All over town and out in the suburbs, folks hop on their bikes for the simplest of reasons, leaving their cars behind.
They make it look easy because it is.
They ride to work. They head out to dinner or cruise to the movies. They shop for their groceries or pop in somewhere for a cappuccino. They do it occasionally, always or somewhere in between.
Opting for your bike instead of your car is not a major commitment. You don't need to slip into colorful, clingy costumes and ride a high-priced bike built for speed.
These cyclists are in suits and leather-soled shoes. They wear dresses with high heels. They're in jeans and T-shirts, shorts and sandals, khakis and cardigans. They pedal along sitting on a cruiser, a hybrid, a rusty old clunker or one of those stylized town bikes.
You don't even have to break a sweat to join their ranks, improve your health, reduce your carbon footprint, save money, see things differently, set a good example and, best of all, arrive wherever you're going just a little bit happier than your tense, multitasking counterparts slogging through traffic in motorized vehicles.
Elizabeth Jolene Kim rides her bike to and from work. Most Sundays, you'll find her riding to the farmers market.
An analyst with the California Department of Insurance, Kim saves $105 per month by not paying for the nearby parking garage. That's $1,260 annually.
"When I first moved to Sacramento, I wanted to make sure I lived, worked and went to school within a three- or four-mile radius. I don't like traffic," said Kim, a Bay Area transplant who attends night classes at McGeorge School of Law. "If I could walk or ride my bike to work, it would be better for the environment and my bank account."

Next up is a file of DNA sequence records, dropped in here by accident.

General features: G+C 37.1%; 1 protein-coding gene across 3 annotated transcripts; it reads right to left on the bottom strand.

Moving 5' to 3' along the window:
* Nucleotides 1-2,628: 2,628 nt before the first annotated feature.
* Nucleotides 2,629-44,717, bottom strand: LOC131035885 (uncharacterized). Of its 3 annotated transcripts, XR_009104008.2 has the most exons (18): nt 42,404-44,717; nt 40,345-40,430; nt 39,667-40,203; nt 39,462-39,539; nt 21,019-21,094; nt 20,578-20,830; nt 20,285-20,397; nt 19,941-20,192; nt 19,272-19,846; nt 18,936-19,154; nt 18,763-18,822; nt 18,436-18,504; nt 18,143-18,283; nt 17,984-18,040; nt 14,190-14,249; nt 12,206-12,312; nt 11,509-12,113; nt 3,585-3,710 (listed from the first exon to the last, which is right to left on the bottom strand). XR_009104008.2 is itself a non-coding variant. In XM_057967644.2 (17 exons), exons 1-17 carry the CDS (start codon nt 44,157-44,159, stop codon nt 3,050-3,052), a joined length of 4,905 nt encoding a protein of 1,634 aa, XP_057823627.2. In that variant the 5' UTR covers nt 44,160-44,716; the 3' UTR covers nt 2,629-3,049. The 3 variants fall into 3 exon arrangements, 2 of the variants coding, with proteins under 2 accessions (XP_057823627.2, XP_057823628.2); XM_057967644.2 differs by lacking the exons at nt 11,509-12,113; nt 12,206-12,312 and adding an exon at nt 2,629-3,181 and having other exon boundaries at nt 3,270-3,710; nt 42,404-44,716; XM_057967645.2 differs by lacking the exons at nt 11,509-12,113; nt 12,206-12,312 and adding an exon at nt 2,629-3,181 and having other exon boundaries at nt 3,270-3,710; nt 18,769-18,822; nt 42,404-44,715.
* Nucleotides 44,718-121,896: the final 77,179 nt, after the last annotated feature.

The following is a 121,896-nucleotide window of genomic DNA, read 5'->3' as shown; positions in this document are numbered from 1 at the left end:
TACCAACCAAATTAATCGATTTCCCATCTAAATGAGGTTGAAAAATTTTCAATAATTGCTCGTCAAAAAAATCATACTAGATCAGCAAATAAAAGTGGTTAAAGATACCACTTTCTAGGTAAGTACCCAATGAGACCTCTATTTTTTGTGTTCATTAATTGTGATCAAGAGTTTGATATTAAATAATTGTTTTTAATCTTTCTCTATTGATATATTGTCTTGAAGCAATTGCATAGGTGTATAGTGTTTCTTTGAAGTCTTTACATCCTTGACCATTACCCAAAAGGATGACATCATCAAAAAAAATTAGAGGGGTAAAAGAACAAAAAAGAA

Her midtown apartment is about two miles from her office downtown. She soon figured that paying to park didn't add up. Then there are the intangibles, like encountering friends, seeing and smelling the city in a more intimate way, and the camaraderie she feels with others on bikes. They wave, nod or say hello. When was the last time a motorist on Highway 50 did something like that?
"It's kind of corny, but there is more of a human connection that I like," she said.
She added, "I ride my bike in heels, business suits. I don't think excuses work. If you're determined to ride and save money and gas and do your part for the environment, then there really are no excuses."
Jeff Harry makes it look easy and cool. He pedals through the city in a suit and tie, heading to or from work as a Sacramento County deputy district attorney.
He rides the couple of miles back and forth because it's often quicker door-to-door than it is to drive, find parking and walk from there to the office.
Well-dressed and sitting upright on an old Schwinn Suburban bike, Harry sees himself as a moving billboard for a good, simple idea.
"I do it for two reasons. One is environmental, showing people that, look, we don't have to be dependent on cars for everything," said Harry, who prosecutes domestic violence cases. "Also, I like to ride my bike. You see more things. You become more connected to your community. You can wear a suit and get to work. It's not a hassle."